Because of a standoff between key players on House and Senate Budget committees, Congress is heading into one of its most critical periods on the federal budget with a power vacuum at the Congressional Budget Office.
The CBO, a nonpartisan agency of Congress that plays an important role in providing lawmakers and staff with independent economic and budget analyses, has been without a director for nearly a year, when Rudolph G. Penner resigned. Between his departure last March until December, the agency was headed by an acting director, Edward M. Gramlich.
But Gramlich, who was one of six finalists for the director's post, left the CBO Dec. 18 to return to an academic position at the University of Michigan. The acting directorship was then filled by James L. Blum, who also continues in his previous position of assistant director for budget analysis. Meanwhile, another top position, assistant director for fiscal analysis, has also become vacant.
Congress' failure to find a permanent replacement for Penner stems from a number of factors, including a protracted struggle with the White House last year over the budget, which kept the leadership of the budget committees occupied by such things as revising the Gramm-Rudman-Hollings budget law and last fall's summit conference on deficit reduction with the administration.
But the major reason for the post going vacant is a dispute between House Democrats led by House Budget Committee Chairman William H. Gray III (D-Pa.) and the leadership of the Senate Budget Committee. Though the CBO director is formally appointed by the speaker of the House and majority leader of the Senate, they usually simply ratify the consensus choice of the chairmen and ranking minority members of the two budget committees.
Gray, with the backing of House Speaker Jim Wright (D-Tex.), has backed the House Budget Committee's chief economist, Van Doorn Ooms, for the position. But Gray's choice has met stiff resistance from the Senate committee chairman, Lawton Chiles (D-Fla.) and ranking Republican, Pete V. Domenici (N.M.), because they feel that the choice of someone associated with the majority side of the House panel could give the appearance of a partisan tilt at the agency.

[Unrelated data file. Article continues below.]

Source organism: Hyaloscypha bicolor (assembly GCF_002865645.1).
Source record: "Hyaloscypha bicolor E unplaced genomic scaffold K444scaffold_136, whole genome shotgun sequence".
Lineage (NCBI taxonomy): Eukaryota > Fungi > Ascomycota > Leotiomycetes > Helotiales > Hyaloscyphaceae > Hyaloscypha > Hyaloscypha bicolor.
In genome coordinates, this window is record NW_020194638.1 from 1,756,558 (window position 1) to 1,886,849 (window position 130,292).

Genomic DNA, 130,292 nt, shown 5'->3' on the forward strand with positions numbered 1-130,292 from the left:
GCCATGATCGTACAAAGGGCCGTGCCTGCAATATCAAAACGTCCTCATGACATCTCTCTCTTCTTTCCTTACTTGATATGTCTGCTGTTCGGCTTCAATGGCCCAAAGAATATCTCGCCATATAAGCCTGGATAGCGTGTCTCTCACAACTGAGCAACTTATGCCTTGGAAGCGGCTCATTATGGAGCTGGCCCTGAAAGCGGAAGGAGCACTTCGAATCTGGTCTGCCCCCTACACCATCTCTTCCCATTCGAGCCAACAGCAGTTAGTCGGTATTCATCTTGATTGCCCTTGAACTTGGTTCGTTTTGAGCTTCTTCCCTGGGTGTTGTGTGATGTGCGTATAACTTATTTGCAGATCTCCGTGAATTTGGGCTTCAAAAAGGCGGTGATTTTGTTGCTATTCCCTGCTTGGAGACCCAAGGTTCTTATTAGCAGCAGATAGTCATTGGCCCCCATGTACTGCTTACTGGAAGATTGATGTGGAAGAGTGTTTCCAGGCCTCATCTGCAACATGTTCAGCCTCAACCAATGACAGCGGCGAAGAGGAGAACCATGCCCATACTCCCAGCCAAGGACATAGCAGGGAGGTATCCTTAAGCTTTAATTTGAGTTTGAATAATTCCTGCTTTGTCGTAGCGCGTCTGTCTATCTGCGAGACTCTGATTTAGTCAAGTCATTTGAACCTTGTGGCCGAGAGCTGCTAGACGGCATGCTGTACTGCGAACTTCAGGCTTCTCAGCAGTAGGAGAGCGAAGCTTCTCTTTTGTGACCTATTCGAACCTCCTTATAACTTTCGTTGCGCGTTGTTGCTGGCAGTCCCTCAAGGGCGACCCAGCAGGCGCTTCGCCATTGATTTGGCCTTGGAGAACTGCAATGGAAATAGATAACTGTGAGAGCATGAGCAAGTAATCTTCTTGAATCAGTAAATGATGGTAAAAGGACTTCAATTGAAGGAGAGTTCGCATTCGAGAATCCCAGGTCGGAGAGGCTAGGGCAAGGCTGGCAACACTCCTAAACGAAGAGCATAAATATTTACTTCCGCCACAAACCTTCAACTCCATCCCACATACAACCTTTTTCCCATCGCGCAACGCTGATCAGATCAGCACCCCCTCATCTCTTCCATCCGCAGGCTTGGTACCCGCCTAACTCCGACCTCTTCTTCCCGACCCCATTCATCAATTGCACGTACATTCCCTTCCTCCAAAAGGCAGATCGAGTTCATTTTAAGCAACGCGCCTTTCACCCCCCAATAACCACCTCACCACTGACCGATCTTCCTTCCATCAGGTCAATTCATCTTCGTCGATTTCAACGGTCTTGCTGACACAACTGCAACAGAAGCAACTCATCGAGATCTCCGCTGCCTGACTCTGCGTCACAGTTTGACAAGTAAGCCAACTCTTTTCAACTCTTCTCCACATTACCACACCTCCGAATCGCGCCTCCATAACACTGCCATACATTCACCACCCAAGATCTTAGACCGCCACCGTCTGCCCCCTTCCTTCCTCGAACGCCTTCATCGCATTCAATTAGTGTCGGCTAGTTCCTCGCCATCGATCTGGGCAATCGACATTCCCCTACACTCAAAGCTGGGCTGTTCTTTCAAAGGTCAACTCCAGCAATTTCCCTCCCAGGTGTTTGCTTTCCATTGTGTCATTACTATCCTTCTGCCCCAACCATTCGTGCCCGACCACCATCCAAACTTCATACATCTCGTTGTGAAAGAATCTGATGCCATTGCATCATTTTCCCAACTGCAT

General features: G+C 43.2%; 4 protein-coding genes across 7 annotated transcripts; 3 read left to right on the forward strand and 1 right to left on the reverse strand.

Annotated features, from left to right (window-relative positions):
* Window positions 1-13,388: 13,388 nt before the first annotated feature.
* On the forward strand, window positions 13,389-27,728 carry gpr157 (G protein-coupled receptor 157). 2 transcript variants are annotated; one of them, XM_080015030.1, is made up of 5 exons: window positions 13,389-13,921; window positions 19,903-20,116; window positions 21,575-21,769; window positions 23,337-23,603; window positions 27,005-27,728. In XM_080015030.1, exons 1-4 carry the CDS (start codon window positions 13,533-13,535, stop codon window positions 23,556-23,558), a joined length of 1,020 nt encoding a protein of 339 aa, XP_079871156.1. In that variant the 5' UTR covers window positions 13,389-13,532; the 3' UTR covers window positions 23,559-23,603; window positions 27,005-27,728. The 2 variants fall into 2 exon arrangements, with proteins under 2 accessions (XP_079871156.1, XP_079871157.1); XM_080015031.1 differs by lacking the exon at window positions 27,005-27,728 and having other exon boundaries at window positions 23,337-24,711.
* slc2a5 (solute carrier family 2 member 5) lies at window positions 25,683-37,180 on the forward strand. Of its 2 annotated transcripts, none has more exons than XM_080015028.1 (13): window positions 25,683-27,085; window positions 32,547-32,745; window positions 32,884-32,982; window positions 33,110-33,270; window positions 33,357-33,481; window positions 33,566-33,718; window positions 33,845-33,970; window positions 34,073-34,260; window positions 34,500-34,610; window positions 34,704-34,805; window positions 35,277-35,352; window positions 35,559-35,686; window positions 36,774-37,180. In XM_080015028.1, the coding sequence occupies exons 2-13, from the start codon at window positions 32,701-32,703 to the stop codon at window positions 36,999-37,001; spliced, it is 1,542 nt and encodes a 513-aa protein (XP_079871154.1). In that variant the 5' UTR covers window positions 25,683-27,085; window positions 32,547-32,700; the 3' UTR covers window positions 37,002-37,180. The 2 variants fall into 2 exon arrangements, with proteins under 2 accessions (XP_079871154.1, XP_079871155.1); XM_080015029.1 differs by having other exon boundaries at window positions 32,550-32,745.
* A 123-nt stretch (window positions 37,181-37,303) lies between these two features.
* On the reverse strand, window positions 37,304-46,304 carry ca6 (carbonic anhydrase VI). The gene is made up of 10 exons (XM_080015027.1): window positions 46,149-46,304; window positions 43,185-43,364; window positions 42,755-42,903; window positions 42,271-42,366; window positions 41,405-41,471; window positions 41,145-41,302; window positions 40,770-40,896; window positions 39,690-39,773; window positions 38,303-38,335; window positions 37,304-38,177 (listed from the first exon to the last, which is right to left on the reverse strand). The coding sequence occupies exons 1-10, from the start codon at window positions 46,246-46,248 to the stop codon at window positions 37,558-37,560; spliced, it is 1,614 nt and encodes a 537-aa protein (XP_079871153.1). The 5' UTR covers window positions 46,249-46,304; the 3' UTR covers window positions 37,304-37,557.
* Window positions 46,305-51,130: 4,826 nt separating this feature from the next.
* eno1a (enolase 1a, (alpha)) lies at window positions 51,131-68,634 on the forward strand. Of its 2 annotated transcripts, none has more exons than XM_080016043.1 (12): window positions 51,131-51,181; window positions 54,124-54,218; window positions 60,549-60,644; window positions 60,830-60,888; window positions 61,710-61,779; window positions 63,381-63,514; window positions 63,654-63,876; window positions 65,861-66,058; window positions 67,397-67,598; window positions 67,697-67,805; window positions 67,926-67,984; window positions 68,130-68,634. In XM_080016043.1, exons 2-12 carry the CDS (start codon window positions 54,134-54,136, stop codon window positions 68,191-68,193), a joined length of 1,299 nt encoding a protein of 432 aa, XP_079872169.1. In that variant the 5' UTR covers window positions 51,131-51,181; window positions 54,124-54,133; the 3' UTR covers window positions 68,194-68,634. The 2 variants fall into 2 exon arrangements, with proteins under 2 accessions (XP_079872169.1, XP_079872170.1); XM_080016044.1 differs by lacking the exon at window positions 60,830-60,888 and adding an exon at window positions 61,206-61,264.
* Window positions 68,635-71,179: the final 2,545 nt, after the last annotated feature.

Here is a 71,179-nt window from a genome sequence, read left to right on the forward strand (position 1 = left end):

"The worst thing they could do is put someone in who is perceived as in the hip pocket" of the House Democratic leadership, said one congressional aide who asked not to be identified.
Another Capitol Hill staff member said that Ooms -- who holds a Ph.D. from Yale, was a Rhodes Scholar and worked during the late 1970s on the Senate Budget Committee -- is well respected, but could still be viewed as someone who might favor both the House and the Democratic majority in a position that depends on its reputation for nonpartisanship.
Gray has reportedly argued privately that his Senate counterparts have changed the criteria in order to block Ooms' appointment, pointing out that Penner -- who came to the CBO from a think tank -- had served previously in Republican administrations without bringing a partisan taint with him.
Gray declined to discuss specific candidates, but said, "I don't think any one person should not be considered because of previous employment." Neither Chiles nor Domenici were available for comment.
Though it is difficult to assess the impact of the CBO vacancy, Gray said it could cause a "reluctance to make decisions . . . there might be hesitation, ambiguity."
Although the selection committee is scheduled to meet next week, any decision will likely come too late to effect one of the CBO's critical functions, reporting to the budget committees next week on its economic and deficit projections.
History: The Congressional Budget Office (CBO) was created in 1974 under the Congressional Budget and Impoundment Act, the legislation that defined and organized the budget process used today.
Purpose: CBO provides Congress with key economic and budgetary information, completes cost estimates and program analysis.
Staff: Current staff ceiling of 226.
Budget: Fiscal year 1988 budget is $17.8 million.
Directors: Alice Rivlin, 1975-83; Rudolph G. Penner, 1983-86.